Types of helicopter flying control systems
18.104.22.168 Manual flying controls
This system uses a direct mechanical link, in the form of rods, bell cranks, and cables, between the pilot’s controls and the pitch change linkage. Exceptions are some of the Kaman helicopters where the pilot’s cyclic and collective controls are connected to servo tabs on the main rotor blades. Aerodynamic forces acting on the servo surface cause flap pitch changes on the rotor blades. Control systems that move a pitch change linkage have been found to be rather inflexible with some poor control characteristics especially at high AUM. They have been found to be unacceptable on helicopters with AUM in excess of about 10000 lb (4500 kg). These systems, however, are still fitted to light helicopters and to some heavier machines as a reversionary mode in the event of failure of the powered control system. Refinements can be fitted to improve the characteristics:
• Spring bias units to reduce steady state cyclic control forces.
• Spring arranged to provide a pre-load on the collective lever or a more complex arrangement of levers and weights attached to the rotor head to reduce collective pitch loads.
• A one-way hydraulic lock unit or damper to reduce fluctuating loads fed back from the rotor head to the pilot’s controls.
22.214.171.124 Powered flight controls
Most modern military helicopters are fitted with either simplex or duplex power control systems of varying complexity to suit the characteristics of the aircraft and its roles. The system is a remote position, closed loop servomechanism and to be satisfactory must meet the basic requirements of such a system. It must have a satisfactory performance, with good response and stability characteristics and it must be safe and reliable.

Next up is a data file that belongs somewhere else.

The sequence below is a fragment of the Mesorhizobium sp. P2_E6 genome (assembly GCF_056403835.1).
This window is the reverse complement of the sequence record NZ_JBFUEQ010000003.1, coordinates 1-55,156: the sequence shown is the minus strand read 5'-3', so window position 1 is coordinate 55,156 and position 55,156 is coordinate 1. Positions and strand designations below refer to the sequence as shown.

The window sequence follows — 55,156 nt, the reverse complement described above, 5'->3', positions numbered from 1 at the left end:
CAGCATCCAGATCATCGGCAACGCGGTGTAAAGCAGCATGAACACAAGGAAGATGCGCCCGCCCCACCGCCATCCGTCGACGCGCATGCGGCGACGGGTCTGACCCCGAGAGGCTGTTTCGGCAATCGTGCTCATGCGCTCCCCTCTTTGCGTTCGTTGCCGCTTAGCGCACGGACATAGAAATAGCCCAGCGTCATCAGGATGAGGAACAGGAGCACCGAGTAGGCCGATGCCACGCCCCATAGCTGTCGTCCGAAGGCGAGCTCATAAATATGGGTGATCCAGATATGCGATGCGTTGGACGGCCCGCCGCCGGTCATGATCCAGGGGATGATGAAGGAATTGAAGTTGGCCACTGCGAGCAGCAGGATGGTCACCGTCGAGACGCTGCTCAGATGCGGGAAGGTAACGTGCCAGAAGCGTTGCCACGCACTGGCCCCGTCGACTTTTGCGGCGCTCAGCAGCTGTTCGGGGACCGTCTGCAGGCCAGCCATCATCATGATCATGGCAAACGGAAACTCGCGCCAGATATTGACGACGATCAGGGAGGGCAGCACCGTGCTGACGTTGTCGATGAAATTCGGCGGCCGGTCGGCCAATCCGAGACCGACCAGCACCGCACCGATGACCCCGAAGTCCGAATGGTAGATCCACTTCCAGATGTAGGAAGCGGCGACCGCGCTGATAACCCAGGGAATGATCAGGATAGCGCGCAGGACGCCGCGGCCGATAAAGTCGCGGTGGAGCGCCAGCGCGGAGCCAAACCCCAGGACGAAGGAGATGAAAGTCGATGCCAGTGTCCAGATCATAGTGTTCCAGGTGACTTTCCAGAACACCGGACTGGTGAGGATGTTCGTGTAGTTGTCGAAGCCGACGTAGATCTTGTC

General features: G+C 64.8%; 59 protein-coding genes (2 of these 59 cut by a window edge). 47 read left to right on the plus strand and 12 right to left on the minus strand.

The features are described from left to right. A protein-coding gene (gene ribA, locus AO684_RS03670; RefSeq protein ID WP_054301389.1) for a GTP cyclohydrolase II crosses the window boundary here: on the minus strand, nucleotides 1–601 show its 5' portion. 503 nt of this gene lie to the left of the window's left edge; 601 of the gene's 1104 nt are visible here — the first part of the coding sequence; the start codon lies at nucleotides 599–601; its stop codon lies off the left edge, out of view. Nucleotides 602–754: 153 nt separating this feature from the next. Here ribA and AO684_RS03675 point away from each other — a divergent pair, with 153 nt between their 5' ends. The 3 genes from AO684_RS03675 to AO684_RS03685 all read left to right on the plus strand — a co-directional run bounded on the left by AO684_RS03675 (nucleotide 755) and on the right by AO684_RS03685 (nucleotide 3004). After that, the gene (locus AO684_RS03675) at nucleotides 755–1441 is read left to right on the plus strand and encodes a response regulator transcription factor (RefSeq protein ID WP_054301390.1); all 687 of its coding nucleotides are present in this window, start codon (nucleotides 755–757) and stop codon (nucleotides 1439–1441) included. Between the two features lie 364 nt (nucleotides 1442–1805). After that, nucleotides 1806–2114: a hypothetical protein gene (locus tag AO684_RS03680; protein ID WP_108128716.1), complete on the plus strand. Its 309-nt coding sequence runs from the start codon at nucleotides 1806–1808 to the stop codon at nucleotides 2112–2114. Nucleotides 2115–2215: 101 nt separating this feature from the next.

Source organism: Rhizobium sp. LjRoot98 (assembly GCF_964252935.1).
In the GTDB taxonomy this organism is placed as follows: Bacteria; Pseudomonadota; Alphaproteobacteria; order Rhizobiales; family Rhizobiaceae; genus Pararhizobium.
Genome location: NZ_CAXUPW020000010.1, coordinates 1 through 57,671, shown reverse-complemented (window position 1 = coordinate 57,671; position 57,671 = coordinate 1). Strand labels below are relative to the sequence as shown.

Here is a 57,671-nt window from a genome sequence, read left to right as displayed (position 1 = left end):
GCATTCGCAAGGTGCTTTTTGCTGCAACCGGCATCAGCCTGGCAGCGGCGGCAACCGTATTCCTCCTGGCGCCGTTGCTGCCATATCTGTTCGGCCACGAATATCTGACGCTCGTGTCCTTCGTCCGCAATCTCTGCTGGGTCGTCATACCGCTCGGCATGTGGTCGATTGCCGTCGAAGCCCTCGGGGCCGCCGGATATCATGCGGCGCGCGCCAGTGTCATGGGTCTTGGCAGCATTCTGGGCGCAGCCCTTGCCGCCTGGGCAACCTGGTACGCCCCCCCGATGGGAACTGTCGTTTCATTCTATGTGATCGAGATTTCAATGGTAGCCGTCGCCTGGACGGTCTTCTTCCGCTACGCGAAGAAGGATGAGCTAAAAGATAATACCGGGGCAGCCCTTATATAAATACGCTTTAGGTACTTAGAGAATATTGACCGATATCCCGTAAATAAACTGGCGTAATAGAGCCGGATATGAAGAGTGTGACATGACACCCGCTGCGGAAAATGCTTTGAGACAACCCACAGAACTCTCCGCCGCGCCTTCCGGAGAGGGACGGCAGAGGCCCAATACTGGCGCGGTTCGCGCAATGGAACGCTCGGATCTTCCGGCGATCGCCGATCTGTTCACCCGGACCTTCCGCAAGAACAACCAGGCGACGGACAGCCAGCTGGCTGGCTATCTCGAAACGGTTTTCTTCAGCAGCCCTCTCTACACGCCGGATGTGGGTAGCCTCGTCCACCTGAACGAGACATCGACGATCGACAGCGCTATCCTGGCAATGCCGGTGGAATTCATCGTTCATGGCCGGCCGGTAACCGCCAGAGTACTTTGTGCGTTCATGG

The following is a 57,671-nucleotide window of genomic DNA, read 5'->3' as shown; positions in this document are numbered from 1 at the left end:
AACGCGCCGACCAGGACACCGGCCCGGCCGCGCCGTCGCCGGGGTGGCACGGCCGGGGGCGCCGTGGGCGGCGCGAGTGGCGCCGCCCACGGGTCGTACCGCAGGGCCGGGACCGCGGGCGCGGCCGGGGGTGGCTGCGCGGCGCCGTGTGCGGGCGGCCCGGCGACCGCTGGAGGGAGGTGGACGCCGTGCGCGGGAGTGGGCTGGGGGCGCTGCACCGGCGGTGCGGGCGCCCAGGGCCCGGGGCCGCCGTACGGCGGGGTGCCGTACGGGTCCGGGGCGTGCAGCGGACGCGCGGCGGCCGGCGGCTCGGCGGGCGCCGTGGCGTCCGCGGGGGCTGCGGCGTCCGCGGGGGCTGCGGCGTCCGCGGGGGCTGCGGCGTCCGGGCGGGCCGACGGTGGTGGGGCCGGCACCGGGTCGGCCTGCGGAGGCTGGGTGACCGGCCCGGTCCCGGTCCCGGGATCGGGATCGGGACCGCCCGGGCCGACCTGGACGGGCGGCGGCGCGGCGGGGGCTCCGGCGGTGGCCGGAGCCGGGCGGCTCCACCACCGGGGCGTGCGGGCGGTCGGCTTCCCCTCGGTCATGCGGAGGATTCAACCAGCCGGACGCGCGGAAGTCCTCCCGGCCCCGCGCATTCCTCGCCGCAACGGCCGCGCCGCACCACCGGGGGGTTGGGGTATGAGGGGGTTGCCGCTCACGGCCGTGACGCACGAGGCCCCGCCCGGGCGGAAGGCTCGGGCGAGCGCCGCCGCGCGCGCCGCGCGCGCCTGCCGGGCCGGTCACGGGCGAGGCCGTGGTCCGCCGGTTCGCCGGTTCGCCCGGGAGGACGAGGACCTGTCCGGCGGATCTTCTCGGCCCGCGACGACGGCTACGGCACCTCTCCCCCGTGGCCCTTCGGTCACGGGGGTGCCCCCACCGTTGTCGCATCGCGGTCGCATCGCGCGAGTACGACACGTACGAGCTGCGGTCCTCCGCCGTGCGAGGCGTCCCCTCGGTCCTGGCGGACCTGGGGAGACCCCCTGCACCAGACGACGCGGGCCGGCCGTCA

It is important that the performance of the system is such that the servos are capable of producing the necessary thrust to overcome the blade pitching moments under all conditions of flight otherwise it is possible that control of the rotor will be lost during some critical manoeuvre. Usually the required servo performance can be obtained by suitable design, since the thrust produced by a hydraulically operated servo is proportional to the cross-sectional area of the piston and the effective pressure of the hydraulic fluid. For precise control the response characteristics of the servo must be appropriate for all conditions of flight. The rate of movement required from a servo will depend to some degree on its function. Servos required to follow pilot’s inputs and stabilize the helicopter in the cyclic channels will be rapid; slower-acting servos can usually be tolerated in the yaw control and collective circuits. To obtain satisfactory control, the lag between a demanded input and the resulting movement must be small otherwise the pilot will complain of a lag in the response of the rotorcraft.
Since powered flying controls are basically high gain servo mechanisms, it is necessary to ensure that the system is a stable one. This is usually achieved by designing the system with a high natural frequency, the inertia of the moving parts being made small in relation to the thrust produced, and by connecting the servo unit output direct to the pitch change mechanism of the rotor blades. The aerodynamic loads from the rotor that have to be overcome by the servos are oscillatory in nature. Great care is therefore taken to ensure that these oscillatory loads are not fed back into the control system by making it as stiff (irreversible) as possible. For obvious reasons, powered flying control systems must be made as safe and as reliable as possible. A single system may be used with a manual reversion capability but with the increased AUM and higher speeds of modern aircraft, the trend has been to fit multiplex control systems for safety.